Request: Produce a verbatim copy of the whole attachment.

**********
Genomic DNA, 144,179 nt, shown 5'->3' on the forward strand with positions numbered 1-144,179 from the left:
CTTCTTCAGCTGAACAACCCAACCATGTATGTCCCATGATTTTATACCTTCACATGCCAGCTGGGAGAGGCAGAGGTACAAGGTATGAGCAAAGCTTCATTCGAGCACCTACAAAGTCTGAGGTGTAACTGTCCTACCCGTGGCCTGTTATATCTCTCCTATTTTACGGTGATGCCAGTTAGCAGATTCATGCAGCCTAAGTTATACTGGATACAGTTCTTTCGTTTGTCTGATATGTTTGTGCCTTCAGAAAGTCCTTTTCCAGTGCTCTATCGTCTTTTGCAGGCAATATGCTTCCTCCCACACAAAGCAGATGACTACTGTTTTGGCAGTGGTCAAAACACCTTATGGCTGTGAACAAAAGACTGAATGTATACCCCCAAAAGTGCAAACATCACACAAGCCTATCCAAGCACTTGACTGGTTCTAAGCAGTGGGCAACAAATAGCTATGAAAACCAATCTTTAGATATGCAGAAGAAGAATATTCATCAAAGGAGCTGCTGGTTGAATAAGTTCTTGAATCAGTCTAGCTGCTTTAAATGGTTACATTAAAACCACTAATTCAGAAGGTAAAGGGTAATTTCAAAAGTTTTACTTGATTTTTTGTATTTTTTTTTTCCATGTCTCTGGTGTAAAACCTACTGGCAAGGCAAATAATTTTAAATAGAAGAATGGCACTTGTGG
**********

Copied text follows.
Genomic DNA, 144,179 nt, shown 5'->3' on the forward strand with positions numbered 1-144,179 from the left:
CTTCTTCAGCTGAACAACCCAACCATGTATGTCCCATGATTTTATACCTTCACATGCCAGCTGGGAGAGGCAGAGGTACAAGGTATGAGCAAAGCTTCATTCGAGCACCTACAAAGTCTGAGGTGTAACTGTCCTACCCGTGGCCTGTTATATCTCTCCTATTTTACGGTGATGCCAGTTAGCAGATTCATGCAGCCTAAGTTATACTGGATACAGTTCTTTCGTTTGTCTGATATGTTTGTGCCTTCAGAAAGTCCTTTTCCAGTGCTCTATCGTCTTTTGCAGGCAATATGCTTCCTCCCACACAAAGCAGATGACTACTGTTTTGGCAGTGGTCAAAACACCTTATGGCTGTGAACAAAAGACTGAATGTATACCCCCAAAAGTGCAAACATCACACAAGCCTATCCAAGCACTTGACTGGTTCTAAGCAGTGGGCAACAAATAGCTATGAAAACCAATCTTTAGATATGCAGAAGAAGAATATTCATCAAAGGAGCTGCTGGTTGAATAAGTTCTTGAATCAGTCTAGCTGCTTTAAATGGTTACATTAAAACCACTAATTCAGAAGGTAAAGGGTAATTTCAAAAGTTTTACTTGATTTTTTGTATTTTTTTTTTCCATGTCTCTGGTGTAAAACCTACTGGCAAGGCAAATAATTTTAAATAGAAGAATGGCACTTGTGG